BRAVE: Moment famed anchorman received cancer diagnosis
THE oncologist didn't pull any punches.
Diagnosed with an aggressive cancer, Queensland news anchorman and television icon Mike Higgins was told he had a 16 per cent chance of survival.
He had primary cutaneous peripheral T-cell lymphoma.
"It's not a good one to have," the doctor told him.
That was an understatement.
Higgins has spent years in the limelight and never shied away from a story.
He had received death threats from gangsters and was spied on by Australian and American intelligence services when he campaigned against nuclear war in the 1980s.
But being diagnosed with cancer presented a whole new challenge.
Higgins got his diagnosis in 2008 and spent the next four years undergoing chemotherapy before a bone marrow transplant changed his blood type and his life.
A positive attitude might have helped him beat the odds as well.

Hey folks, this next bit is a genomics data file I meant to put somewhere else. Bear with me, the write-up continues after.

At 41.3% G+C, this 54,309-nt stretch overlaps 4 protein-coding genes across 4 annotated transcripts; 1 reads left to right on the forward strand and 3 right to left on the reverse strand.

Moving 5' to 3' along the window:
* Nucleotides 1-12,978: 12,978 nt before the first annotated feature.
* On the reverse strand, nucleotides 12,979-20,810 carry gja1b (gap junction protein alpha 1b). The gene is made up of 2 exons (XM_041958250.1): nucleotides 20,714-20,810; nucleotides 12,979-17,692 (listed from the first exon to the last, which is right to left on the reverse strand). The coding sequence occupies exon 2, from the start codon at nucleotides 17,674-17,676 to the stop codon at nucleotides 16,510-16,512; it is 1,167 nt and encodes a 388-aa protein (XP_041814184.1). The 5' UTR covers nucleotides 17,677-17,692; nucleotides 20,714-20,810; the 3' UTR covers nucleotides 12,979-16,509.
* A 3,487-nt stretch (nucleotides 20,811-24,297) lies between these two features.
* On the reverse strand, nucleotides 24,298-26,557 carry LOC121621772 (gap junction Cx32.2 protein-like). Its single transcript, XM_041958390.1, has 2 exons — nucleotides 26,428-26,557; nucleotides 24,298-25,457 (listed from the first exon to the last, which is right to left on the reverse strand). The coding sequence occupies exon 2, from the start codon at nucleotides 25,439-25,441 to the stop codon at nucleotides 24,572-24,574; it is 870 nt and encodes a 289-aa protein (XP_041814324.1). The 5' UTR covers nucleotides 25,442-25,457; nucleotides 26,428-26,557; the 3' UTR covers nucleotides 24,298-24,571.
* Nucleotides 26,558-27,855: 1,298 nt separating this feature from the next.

"When I heard those words I immediately put myself in that 16 per cent," he said.
"That made me feel better."
It was during his cancer battle that he picked up a pen and started writing his memoir.
That memoir, title Trouserless Under the News Desk, bought him to Hervey Bay yesterday.
Published by Boolarong Press, the book helped Higgins look back on the most important moments of his life while he was battling for his life.
That included his rise as an anchorman and news presenter, his passionate fight against nuclear conflict, his two marriages and his beloved sons.
As he travels along the Queensland coast promoting the book, driving himself in a motorhome he kitted out himself, his mind has already turned to penning another novel.
He says it would be set predominantly on the Fraser Coast in the Depression-era.
For now though, his focus is on sharing his story and hoping the challenges he has faced inspire others to keep fighting any battles they may be facing.